Economy Department cuts will mean fewer overseas jobs and tourists, while university fees may increase

Cuts within the Department for the Economy could mean an increase in university tuition fees
Cuts within the Department for the Economy could mean an increase in university tuition fees Cuts within the Department for the Economy could mean an increase in university tuition fees

FEWER foreign direct investors, vastly reduced numbers of tourists, potentially higher tuition fees and the prospect of many less major television and cinema screen hits . . .

That will be the likely outworking of swingeing cuts at the Department for the Economy (DfE), which has revealed that it needs to identify £55 million of savings in the current budgetary year on top of £75 million in cuts made in 2022/23.

Among the biggest losers will be Tourism NI, which is seeing its budget slashed by a third at a time when its equivalent in the Republic secured additional funding of €15 million in January.

It has also emerged that around 115 jobs across the department's various functions, all previously approved, won't now be filled.

And Secretary of State Chris Heaton-Harris has asked the department to look at changing the structure of university tuition fees, though there is a significant degree of complexity around this.

NI Screen, which promotes the development of a sustainable film, animation and television production industry, is also starting at a 6 per cent cut in its slice of the economy pie (it is also part funded by the Department for Communities).

Ironically the hit to the film sector comes just weeks after the locally-produced "An Irish Goodbye" won an Oscar for best live action short film.

DfE confirmed that has been allocated £772 million resource and £246 million capital funding for 2023/24.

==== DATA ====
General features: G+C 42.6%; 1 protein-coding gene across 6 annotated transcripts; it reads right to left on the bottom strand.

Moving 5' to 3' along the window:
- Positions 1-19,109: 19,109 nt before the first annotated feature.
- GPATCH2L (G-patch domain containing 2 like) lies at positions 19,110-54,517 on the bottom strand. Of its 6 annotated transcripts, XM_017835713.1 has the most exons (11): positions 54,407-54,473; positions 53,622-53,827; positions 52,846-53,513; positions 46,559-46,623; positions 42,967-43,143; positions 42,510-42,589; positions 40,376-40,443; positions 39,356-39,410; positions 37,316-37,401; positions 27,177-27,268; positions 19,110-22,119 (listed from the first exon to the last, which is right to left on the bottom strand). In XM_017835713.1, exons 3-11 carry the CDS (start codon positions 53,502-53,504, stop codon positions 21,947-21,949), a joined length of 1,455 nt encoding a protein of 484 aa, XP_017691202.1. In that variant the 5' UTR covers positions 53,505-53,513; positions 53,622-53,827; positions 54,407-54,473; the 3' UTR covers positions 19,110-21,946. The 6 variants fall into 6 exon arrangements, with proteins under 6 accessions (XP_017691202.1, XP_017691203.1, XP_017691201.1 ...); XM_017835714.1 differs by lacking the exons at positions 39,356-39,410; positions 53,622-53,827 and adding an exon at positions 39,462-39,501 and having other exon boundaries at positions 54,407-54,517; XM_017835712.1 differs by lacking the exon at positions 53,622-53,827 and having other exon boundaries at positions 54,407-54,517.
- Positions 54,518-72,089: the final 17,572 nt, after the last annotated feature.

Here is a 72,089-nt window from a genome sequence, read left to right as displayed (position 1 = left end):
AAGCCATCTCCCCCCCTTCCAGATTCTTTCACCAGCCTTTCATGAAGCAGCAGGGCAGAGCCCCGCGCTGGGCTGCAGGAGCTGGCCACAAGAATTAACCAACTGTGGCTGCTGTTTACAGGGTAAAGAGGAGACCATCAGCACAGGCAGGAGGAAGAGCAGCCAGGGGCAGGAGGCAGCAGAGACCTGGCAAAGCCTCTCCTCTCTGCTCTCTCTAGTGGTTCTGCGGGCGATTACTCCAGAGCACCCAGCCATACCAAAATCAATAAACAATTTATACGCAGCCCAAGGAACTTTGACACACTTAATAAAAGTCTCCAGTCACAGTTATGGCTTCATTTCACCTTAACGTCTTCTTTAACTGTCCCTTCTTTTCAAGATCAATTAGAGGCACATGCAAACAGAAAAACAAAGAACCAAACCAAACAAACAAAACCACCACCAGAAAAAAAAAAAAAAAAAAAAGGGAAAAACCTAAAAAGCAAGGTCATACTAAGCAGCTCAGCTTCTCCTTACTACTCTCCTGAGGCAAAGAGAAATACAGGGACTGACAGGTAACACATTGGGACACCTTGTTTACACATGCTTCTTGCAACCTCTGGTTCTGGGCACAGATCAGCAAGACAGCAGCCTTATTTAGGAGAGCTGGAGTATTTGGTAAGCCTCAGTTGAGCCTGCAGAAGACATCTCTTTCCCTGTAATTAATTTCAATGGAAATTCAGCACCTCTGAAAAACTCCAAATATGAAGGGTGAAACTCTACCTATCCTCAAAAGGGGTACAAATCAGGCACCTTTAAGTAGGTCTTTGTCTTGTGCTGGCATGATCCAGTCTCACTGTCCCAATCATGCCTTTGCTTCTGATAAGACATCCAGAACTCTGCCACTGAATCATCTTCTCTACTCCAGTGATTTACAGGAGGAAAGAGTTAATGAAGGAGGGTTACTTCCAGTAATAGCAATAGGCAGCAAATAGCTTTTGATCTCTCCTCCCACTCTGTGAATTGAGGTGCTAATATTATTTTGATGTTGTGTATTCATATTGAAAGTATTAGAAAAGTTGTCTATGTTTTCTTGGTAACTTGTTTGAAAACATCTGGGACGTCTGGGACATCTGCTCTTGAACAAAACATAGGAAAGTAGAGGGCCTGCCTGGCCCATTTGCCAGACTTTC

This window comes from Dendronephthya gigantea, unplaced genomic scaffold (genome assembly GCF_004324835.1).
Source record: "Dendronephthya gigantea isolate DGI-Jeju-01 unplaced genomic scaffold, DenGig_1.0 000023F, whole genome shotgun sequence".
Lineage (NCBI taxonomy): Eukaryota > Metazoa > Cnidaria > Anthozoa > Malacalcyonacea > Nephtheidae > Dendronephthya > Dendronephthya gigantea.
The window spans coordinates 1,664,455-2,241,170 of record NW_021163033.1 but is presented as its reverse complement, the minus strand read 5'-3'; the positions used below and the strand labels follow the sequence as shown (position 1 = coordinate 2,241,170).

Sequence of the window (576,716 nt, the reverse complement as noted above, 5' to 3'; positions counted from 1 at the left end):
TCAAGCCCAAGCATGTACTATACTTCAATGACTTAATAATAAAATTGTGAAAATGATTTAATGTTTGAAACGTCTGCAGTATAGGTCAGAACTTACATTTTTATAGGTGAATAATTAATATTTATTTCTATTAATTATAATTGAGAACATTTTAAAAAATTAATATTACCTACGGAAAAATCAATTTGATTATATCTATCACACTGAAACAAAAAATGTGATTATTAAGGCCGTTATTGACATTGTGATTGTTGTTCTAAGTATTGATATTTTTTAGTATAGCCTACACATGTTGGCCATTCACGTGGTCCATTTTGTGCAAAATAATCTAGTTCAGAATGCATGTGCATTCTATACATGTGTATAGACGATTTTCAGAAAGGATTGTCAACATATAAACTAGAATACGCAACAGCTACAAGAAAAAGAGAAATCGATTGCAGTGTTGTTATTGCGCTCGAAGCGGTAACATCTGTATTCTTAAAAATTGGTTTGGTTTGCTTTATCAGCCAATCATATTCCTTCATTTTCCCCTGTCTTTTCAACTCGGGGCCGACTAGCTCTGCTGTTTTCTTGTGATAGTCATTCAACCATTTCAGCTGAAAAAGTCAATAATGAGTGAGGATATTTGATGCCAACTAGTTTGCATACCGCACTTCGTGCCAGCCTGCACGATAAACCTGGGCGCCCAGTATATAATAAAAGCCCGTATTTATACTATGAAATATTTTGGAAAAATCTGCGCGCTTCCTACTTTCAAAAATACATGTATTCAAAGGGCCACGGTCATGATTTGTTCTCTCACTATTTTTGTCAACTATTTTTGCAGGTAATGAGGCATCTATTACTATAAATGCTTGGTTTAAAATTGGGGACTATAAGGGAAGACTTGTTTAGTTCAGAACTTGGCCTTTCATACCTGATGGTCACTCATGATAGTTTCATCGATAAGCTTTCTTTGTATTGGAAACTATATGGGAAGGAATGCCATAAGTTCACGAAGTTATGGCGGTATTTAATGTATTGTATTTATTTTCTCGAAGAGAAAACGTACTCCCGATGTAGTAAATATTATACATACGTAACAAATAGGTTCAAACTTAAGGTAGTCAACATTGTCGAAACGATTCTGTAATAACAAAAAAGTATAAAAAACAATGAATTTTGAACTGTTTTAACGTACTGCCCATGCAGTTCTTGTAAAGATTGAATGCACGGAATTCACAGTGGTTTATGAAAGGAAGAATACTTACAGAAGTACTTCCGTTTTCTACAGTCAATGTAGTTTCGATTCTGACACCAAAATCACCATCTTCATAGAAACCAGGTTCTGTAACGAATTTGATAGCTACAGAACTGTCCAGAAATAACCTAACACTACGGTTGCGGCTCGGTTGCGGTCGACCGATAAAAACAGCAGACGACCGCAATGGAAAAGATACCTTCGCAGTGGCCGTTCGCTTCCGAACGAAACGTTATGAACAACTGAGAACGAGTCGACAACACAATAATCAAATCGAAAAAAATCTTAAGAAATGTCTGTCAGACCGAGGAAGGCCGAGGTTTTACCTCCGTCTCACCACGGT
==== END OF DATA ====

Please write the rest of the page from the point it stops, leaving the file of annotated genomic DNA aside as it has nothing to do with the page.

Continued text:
But in effect, that opening budget is £130 million, or 16 per cent, lower than previously expected.

And supposed one-off savings made last year must also be delivered again.

These include a reduction in programme spend for Invest NI, reducing its ability to actively sell the north as an attractive location for overseas investors and which may ultimately impact on job-creation targets.

The cuts will also mean a dilution of programmes for apprentices, which is feared could mean some young people unprepared to go down the academic route in their late teens may have vocational options removed.

FE colleges will have their programmes trimmed back too, while there will be no increase in maintenance grants for higher education students.

One official told a media briefing: "Having to implement these cuts is incredible difficult."

And he added: "With over 70 per cent of our budget supporting skills, further education and higher education, it is inevitable that these sectors will be impacted."

Reductions in the funding provided to the various arm’s-length bodies and agencies - which deliver services and support for areas including economic development, tourism, creative and screen industries, consumer protection, workplace safety and resolving disputes at work - will lump more pressure on the private sector to weigh in.

This will force some agencies to seek alternative means of funding via the Shared Island Fund from the Irish government.

The department said public funding support to deliver some of the actions in the Path to Net Zero Energy Strategy will also be impacted, though it appears strategies around telecoms will be unaffected.

DfE will now work closely with its stakeholders to fully understand the implications of its budget and will then publish a formal budget consultation document in the weeks ahead, setting out the full proposals in detail.

At the end of April Jayne Brady, head of the NI Civil Service, in a letter to Chris Heaton-Harris, voiced her "profound concern" over senior civil servants in the various Stormont departments - in the absence of a sitting Executive - being placed in "harmful decision-making positions" about which services should be cut.